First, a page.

Friday, February 13, 2009
Shorts from the CSC February 4
• Four day kindergarten. Superintendent Marie Doyle told the CSC that the school is evaluating the benefits of a four-day kindergarten schedule. Currently the three classes meet five mornings and two afternoons each week. The afternoon sessions are funded through a parent-paid kindergarten fee. The change in schedule would mean students would attend classes all day, Monday through Thursday. Doyle said a round-table discussion will be held in March to discuss all aspects of the schedule change. The school’s goal, she explained, is to save costs by reducing bus usage.
By law Massachusetts schools must offer at least 425 hours of kindergarten per year, free of charge. However, schools have leeway over how to schedule the hours, whether by offering half-day or all-day programs. Carlisle School currently offers well over 430 hours, not including the afternoon sessions.
• State agrees on enrollment data. Carlisle School Committee (CSC) member Bill Fink reported that the projected Carlisle School target enrollment figure given by the Massachusetts School Building Authority (MSBA) is now 700, identical to the number the Carlisle School Building Committee (SBC) has been using as its basis for planning educational spaces. The MSBA uses the enrollment estimate in a formula to determine allowable square footage. Fink explained that the calculations indicate that Carlisle’s school buildings would be over the allowable limit for state reimbursement. “The building committee is working to resolve the outstanding issue,” Fink explained, saying the MSBA is not used to dealing with a project in which a new building is added to existing buildings. “We are the second school system dealing with this,” pointed out Superintendent Marie Doyle.
Fink said the SBC would like volunteers to assist in developing a brochure to describe the building proposal to the town.
• ELA Pilot program. Superintendent Doyle reported the school is piloting the English Language Arts (ELA) software Lexia. “It a computer program for reading and phonetic awareness,” she explained. Third grade Special Educator Jennifer Rowland said, “It is a great program. The kids really are enjoying it. It is a great way to practice reading skills. It focuses on different levels and works on a range of skills, beginning at letter recognition and goes up to word meaning and comprehension.”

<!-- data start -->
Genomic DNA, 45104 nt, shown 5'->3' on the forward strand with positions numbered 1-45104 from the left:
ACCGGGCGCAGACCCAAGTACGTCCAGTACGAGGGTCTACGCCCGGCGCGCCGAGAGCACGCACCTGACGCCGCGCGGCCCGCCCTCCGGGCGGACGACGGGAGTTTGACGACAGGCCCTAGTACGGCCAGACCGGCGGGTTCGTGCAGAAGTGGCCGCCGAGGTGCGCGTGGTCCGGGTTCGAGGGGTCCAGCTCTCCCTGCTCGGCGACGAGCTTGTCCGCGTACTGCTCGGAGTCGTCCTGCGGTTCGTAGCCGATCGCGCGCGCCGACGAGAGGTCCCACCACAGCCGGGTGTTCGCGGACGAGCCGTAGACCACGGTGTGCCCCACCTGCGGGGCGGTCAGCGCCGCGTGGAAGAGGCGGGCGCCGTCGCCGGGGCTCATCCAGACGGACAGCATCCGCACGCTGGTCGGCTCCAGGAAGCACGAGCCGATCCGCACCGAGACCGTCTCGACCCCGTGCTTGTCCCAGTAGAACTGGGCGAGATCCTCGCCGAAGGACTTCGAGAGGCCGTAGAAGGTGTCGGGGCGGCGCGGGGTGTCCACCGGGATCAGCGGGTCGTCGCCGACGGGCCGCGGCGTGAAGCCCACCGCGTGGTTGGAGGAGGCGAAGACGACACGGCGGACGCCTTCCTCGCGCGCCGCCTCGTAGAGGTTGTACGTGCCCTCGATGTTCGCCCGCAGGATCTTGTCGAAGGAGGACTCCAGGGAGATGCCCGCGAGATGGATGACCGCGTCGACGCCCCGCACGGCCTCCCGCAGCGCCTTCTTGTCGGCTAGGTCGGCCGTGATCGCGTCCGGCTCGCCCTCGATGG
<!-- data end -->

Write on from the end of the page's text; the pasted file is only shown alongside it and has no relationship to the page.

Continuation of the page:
Third grader Teddy Storrs was asked about his experience with Lexia. “I like it,” he replied. “I think it is fun. There are games you can play.” The students access it by using laptops, Doyle explained. She noted there has been an increase in the demand for the portable computer labs since the pilot was put into place. She said the software “talks to the children.”
Third grade teacher Gene Stamell thanked parents for contributing to the purchase of headphones. “Before we could get the headphones you could hear 21 computers talking,” he said. Doyle agreed, “We are most grateful to parents and the CEF for purchasing the headphones.”
• Business Manager Heidi Zimmerman requested permission to place approval of a three-year contract with two-year option on the Town Warrant for the wastewater treatment facility. She explained she is happy with the current vendor and would like to obtain the best price possible. In order to add a two-year option on to a three-year contract the school must receive Town Meeting approval. “If the town is not happy with the vendor after three years, then we can change,” she added. She noted if the article does not pass a three-year contract would still be in place. She said prices are more competitive when companies have the prospect of a longer contract. CSC Chair Chad Koski asked to see a draft of the proposal.
• Bus contract. The committee voted to approve the new bus contract. It is a three-year contract with Bedford Charter, with an option to extend it for an additional two years.
• Teacher contract negotiations. The committee voted to enter into executive session to discuss teacher contract negotiations. ∆
© 2009 The